Ready to plant!
Since I have planted a cool weather garden this year and wrote about it a couple of days ago, I have had several people inquire of me, "What exactly is a cool weather garden and how can I start one?"
The ground in your garden has to be thawed completely to do this. Some people will lay down black plastic sheeting in the fall, so that in early spring the ground will thaw sooner. I did not do that. After an unusual warm winter without much snow and warm early spring temperatures, our garden beds were thawed. After the ground is thawed, it needs to be plowed up and if you need to add new compost to it, do it now. Then plow it up again and mix it in. We use our wheel hoe for plowing, like the Earthway Tubular Steel High Wheel Cultivator 6500, which does not use any fuel. Just man power. Our wheel hoe has a bicycle tire on the front though.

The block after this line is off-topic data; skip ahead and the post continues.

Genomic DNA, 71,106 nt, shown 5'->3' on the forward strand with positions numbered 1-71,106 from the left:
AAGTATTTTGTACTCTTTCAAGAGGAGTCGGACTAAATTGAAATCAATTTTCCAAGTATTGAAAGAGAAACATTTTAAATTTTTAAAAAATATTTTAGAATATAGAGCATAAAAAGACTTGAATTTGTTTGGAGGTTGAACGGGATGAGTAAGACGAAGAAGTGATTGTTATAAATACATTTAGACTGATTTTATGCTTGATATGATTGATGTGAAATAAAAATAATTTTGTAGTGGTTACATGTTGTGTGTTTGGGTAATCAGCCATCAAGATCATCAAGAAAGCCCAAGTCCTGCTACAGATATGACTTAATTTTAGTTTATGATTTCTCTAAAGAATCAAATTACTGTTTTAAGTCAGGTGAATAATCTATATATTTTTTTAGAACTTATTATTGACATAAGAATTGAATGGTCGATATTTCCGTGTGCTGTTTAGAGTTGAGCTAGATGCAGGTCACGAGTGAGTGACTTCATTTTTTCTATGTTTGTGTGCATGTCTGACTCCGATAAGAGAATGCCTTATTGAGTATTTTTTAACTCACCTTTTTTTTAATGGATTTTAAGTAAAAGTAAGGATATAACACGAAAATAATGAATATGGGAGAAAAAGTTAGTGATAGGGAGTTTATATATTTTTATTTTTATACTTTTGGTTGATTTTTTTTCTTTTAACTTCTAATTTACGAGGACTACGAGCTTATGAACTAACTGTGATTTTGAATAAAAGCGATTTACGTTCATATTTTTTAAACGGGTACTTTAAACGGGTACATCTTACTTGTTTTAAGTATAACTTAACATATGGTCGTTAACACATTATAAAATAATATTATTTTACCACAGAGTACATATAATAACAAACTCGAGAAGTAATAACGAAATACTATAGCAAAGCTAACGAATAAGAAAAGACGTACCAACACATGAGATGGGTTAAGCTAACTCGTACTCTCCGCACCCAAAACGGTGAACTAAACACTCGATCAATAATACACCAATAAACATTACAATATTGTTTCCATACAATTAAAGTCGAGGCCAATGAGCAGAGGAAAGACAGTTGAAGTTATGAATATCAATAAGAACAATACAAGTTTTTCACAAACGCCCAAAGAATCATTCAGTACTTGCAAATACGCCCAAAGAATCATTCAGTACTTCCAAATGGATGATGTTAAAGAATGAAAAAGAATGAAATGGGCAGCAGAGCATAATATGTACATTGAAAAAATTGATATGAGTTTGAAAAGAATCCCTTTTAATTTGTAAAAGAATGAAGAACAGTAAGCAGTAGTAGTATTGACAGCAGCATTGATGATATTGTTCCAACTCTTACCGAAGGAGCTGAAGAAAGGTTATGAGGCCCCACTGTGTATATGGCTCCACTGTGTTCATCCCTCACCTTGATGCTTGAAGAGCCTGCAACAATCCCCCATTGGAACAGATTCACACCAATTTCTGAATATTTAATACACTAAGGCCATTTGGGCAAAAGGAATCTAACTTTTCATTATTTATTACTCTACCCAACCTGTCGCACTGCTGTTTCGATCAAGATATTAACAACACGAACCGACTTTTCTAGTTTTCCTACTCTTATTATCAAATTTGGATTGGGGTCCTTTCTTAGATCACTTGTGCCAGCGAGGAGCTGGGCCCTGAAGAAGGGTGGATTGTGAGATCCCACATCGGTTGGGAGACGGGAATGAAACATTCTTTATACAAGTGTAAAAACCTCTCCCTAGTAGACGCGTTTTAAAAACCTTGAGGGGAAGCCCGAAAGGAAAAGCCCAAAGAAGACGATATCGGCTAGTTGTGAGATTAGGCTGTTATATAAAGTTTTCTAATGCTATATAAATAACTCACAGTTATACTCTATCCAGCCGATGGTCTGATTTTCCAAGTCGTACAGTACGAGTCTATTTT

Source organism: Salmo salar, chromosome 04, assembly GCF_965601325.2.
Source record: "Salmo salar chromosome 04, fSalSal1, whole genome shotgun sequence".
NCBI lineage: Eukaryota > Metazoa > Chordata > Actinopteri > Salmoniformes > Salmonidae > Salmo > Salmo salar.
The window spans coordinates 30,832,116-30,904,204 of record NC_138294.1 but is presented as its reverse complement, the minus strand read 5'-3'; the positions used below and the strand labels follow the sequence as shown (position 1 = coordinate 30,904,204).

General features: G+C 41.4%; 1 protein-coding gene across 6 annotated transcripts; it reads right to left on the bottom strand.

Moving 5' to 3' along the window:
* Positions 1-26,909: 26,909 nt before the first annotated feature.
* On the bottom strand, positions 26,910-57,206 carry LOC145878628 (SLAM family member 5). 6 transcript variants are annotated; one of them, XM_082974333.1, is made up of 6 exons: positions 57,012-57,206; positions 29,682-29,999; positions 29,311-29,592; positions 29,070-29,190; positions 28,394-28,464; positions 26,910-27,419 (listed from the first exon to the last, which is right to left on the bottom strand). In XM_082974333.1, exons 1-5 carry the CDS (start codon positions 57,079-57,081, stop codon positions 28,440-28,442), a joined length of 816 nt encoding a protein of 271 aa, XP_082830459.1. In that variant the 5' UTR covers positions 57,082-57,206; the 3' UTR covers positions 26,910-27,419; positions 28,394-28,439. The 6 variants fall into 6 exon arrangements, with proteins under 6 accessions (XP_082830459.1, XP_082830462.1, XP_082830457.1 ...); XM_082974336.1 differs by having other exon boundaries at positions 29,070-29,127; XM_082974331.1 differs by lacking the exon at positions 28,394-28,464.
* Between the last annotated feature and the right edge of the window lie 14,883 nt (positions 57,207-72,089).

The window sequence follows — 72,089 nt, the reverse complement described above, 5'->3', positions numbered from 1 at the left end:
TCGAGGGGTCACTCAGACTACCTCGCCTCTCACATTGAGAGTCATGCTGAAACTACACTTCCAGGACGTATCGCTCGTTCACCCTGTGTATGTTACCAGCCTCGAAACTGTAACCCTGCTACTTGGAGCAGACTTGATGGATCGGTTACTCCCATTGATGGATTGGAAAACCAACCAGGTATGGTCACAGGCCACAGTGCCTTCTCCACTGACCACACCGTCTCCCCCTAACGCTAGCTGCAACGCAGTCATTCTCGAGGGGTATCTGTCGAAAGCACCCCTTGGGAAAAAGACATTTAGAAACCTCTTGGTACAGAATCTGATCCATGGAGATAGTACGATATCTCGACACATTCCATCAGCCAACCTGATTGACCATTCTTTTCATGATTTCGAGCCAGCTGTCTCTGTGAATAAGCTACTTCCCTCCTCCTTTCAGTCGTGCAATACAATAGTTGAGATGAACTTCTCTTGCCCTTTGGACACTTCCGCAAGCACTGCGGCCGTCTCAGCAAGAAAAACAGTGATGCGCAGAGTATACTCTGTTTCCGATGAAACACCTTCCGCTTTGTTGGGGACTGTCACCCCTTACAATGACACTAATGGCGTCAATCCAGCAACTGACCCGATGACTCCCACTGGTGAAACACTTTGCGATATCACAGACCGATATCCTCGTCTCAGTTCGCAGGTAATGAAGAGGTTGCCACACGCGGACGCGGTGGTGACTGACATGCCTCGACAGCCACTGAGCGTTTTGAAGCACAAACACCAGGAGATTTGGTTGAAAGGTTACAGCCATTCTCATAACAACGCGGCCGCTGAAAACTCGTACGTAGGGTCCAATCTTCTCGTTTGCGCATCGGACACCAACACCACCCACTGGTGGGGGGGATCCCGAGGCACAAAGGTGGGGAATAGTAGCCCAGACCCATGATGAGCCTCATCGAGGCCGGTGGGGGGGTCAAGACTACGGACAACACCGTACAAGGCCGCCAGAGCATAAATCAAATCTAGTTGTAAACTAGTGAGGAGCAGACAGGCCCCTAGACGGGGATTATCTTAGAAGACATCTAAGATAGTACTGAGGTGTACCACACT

Once it is plowed up, you can plant cool weather crops. These are various plants who really do much better in the cool temperature of early spring. In the summer when your temperature is higher, they fail to thrive. You are lucky if you can get any to grow at that point. Since I am dying for salad, the first one I planted was lettuce and some salad greens.
Some good choices for your cool weather crops would be:
- Mesclun mixes are tangy and add flavor. I love them! Ferry-Morse 3213 Organic Mesclun Mix
- A good cool weather crop. PAK CHOI Cabbage seeds
- Spinach loves the cool spring weather! Spinach "Monstrueux de Viroflay" Heirloom Seeds
- Everyone plants peas first thing in the spring. Ferry-Morse Seeds 1457 Peas
- We love beets, they just don't grow here during the summer. Detroit Dark Red Beet Seeds - Beta Vulgaris
- Kale has grown for us under the snow! Kale - Dwarf Blue Curled
- Cabbage will thrive under cold weather conditions. Cabbage Seeds, Copenhagen Market
I hope this gives you some ideas of some seeds that can be started, even if your weather is cool. I know Carla Emery used to tell in her book, Encyclopedia of Country Living, 10th Edition, that she'd just poke the pea seeds down in the ground just to get them in as early as possible.
Copyright © 2012 Kathleen G. Lupole
All Photographs Copyright © 2012 Kathleen G. Lupole